It begins Sept. 10, 2001, the night before. The camera hovers silently over New York City, peering down between the skyscrapers, crossing midtown, through Times Square, then Chelsea. It's a clear night, and the office buildings are like white halos of phosphor.
We cut to morning. A group of men mouth prayers in their hotel rooms; a few stare at the floor and look nervous. They gather bags together and wait for word and they're off for the airport in Newark, with its runways and towers in eyesight of lower Manhattan.
The pace is sleepy.
At 8:42 a.m. their plane leaves.
At 8:46 a.m. American Flight 11 slams into the north tower of the World Trade Center. The editing picks up; the dialogue grows terse. The Newark men hijack their plane, turn it around over Ohio, and 81 minutes later, we see two sets of passengers praying, the ones who are not quietly improvising a revolt, and the terrorists, chanting silently, waiting for their target.
As we cut between these groups, the movie suspends for a moment, takes a breather, like an orchestral score before its final movement, then the passengers make their panicked, flailing rush at the cabin.
Here's where you suspect the missteps to begin: The brave act of those passengers has passed into popular American myth, along with the rallying cry, "Let's roll!" They've been called "citizen soldiers," co-opted for political use, and marketed for self-serving purposes.
Instead, here's what we get: A deeper respect, which honors them as people, not symbols. "Let's roll" is quick, not emphasized or surrounded by silence to lend it weight. (The drama of that day needs no help.) The passenger revolt is not a rousing patriotic response, yet you grasp their decision completely: This was a messy, spontaneous scramble to stay alive. The terrorists lose control and United 93 crashes in Pennsylvania and the screen goes black, then the movie is over.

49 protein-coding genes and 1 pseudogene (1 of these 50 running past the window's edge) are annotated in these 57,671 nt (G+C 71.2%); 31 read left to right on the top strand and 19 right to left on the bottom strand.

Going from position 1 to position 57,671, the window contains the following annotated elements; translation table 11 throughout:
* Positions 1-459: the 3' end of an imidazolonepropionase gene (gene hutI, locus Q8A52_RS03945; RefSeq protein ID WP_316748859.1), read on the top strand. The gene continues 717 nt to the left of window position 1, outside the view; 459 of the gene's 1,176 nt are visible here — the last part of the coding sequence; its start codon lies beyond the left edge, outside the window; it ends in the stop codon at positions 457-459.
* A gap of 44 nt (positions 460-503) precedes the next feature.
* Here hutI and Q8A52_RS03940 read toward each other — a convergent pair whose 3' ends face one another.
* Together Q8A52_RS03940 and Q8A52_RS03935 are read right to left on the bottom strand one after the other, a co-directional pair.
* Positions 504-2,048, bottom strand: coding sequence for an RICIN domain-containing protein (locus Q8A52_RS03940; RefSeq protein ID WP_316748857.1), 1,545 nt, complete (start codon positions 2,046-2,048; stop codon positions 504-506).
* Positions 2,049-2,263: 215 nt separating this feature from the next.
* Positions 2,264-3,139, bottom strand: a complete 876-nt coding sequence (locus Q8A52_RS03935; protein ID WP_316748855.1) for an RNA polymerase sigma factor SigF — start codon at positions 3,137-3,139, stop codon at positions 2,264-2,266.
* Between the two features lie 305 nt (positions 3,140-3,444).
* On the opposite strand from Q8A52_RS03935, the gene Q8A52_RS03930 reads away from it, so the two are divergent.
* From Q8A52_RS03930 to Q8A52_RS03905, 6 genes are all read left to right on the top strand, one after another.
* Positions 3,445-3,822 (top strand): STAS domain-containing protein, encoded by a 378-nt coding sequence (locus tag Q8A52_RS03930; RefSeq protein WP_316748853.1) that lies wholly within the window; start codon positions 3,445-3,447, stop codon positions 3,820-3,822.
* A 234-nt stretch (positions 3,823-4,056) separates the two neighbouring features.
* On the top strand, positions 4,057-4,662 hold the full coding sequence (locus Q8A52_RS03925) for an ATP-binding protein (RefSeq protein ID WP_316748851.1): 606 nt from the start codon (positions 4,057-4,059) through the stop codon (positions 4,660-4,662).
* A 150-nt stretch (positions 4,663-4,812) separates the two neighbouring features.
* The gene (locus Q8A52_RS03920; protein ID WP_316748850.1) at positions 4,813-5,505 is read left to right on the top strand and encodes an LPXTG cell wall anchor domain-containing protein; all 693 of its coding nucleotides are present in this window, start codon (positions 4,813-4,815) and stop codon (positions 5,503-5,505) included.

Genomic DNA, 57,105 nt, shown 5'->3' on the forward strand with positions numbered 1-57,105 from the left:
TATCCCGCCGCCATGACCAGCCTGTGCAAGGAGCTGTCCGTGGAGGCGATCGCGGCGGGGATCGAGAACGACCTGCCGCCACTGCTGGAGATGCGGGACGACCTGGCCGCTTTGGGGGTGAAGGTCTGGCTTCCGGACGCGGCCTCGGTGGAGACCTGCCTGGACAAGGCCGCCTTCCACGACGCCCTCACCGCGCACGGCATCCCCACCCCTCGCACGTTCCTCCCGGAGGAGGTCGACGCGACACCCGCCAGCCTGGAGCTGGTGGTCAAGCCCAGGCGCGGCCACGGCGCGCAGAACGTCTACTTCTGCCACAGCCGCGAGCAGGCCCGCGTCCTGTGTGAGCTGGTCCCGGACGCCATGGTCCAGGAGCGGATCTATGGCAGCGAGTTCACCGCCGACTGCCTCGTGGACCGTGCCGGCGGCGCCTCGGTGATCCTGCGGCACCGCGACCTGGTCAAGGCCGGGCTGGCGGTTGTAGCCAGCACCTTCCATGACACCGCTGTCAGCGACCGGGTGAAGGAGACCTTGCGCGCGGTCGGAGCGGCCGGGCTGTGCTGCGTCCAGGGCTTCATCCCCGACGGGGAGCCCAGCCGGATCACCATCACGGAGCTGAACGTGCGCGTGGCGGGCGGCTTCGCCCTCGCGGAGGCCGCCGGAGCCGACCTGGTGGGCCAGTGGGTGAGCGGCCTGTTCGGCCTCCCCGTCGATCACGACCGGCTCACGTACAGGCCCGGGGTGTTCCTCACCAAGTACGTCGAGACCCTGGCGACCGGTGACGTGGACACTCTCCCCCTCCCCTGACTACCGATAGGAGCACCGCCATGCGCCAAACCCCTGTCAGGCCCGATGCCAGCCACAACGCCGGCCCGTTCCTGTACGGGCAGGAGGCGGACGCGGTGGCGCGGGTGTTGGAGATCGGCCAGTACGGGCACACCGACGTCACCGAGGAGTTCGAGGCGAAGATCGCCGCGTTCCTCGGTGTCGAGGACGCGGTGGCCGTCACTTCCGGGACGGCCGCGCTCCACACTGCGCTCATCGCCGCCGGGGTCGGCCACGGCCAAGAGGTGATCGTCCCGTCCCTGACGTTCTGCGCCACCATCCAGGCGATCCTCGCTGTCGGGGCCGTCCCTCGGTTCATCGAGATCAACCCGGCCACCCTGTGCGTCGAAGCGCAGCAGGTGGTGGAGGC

Paul Greengrass' remarkably lucid and intense United 93, the movie no one wants to see, is the one movie in theaters right now that you should see. I can't say, however, that I blame you for flinching. And now that I've seen it, I still can't say that I blame you for flinching.
United 93 is the first Hollywood treatment of 9/11 and I can't imagine it getting any better than this. It's a film I have not been able to stop thinking about, replaying in my head, asking, surely Greengrass made a bad decision? Surely there's something's ghoulish to all this?
But no - he does everything right, aesthetically and morally.
He casts no stars; there's not a charismatic hero in the bunch, which only ratchets up your admiration for the real people. He doesn't linger on the final cell calls from the passengers to their loved ones; this couldn't be more different from A&E's maudlin Flight 93. Every decision is thoughtful, a few are bold, a few presumptuous (nobody really knows what happened aboard that plane), many are precise, all are mature.
We feel profoundly the split between the people on the plane and us, in our theater sets. Or rather, the lack of a split. Greengrass takes a moment to note it was a beautiful day to fly. There were empty seats on the plane. Passengers stretched out.
Is it voyeuristic? It can't help being, at least a little. He grants each person not a back story but anonymity. We never learn people's names; they stay anonymous, and of course, they could be us.
United 93 is a film to see once; as much admiration as it earns, you will feel it too viscerally to want to go back anytime soon.
But do not miss it that once.
Is it exploitative? No.
Is it distasteful? No.
Is it uplifting? Definitely not.
Is it a TV movie? Far from it.
Is it too soon? Yes, and no.
"Is it too soon?"
That's been a front-page headline for weeks - and it's an understandable question. The pain remains raw, but perhaps not raw enough; indeed, the movie brought me back to that September morning, in all its headlong momentum and pit-of-your-stomach sobriety, in a way I haven't felt since that morning.